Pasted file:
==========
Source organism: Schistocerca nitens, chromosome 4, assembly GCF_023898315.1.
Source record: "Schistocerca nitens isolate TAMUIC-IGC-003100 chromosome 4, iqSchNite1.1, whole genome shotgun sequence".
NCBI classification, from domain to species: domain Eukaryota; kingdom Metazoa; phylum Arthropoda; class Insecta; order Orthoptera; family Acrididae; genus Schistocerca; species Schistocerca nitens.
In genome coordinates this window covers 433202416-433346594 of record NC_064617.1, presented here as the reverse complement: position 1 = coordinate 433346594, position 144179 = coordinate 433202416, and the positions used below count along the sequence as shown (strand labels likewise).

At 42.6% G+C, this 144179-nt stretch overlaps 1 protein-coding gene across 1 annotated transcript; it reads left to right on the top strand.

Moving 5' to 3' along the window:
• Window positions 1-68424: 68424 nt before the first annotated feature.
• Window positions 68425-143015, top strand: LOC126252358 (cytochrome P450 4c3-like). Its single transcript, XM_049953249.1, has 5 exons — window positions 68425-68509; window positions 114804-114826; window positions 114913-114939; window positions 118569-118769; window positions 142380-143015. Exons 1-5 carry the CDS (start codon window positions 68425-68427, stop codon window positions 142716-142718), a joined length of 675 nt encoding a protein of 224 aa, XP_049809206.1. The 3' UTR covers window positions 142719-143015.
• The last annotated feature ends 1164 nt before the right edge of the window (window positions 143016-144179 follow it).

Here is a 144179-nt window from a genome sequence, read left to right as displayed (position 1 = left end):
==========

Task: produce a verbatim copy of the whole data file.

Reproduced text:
Source organism: Schistocerca nitens, chromosome 4, assembly GCF_023898315.1.
Source record: "Schistocerca nitens isolate TAMUIC-IGC-003100 chromosome 4, iqSchNite1.1, whole genome shotgun sequence".
NCBI classification, from domain to species: domain Eukaryota; kingdom Metazoa; phylum Arthropoda; class Insecta; order Orthoptera; family Acrididae; genus Schistocerca; species Schistocerca nitens.
In genome coordinates this window covers 433202416-433346594 of record NC_064617.1, presented here as the reverse complement: position 1 = coordinate 433346594, position 144179 = coordinate 433202416, and the positions used below count along the sequence as shown (strand labels likewise).

At 42.6% G+C, this 144179-nt stretch overlaps 1 protein-coding gene across 1 annotated transcript; it reads left to right on the top strand.

Moving 5' to 3' along the window:
• Window positions 1-68424: 68424 nt before the first annotated feature.
• Window positions 68425-143015, top strand: LOC126252358 (cytochrome P450 4c3-like). Its single transcript, XM_049953249.1, has 5 exons — window positions 68425-68509; window positions 114804-114826; window positions 114913-114939; window positions 118569-118769; window positions 142380-143015. Exons 1-5 carry the CDS (start codon window positions 68425-68427, stop codon window positions 142716-142718), a joined length of 675 nt encoding a protein of 224 aa, XP_049809206.1. The 3' UTR covers window positions 142719-143015.
• The last annotated feature ends 1164 nt before the right edge of the window (window positions 143016-144179 follow it).

Here is a 144179-nt window from a genome sequence, read left to right as displayed (position 1 = left end):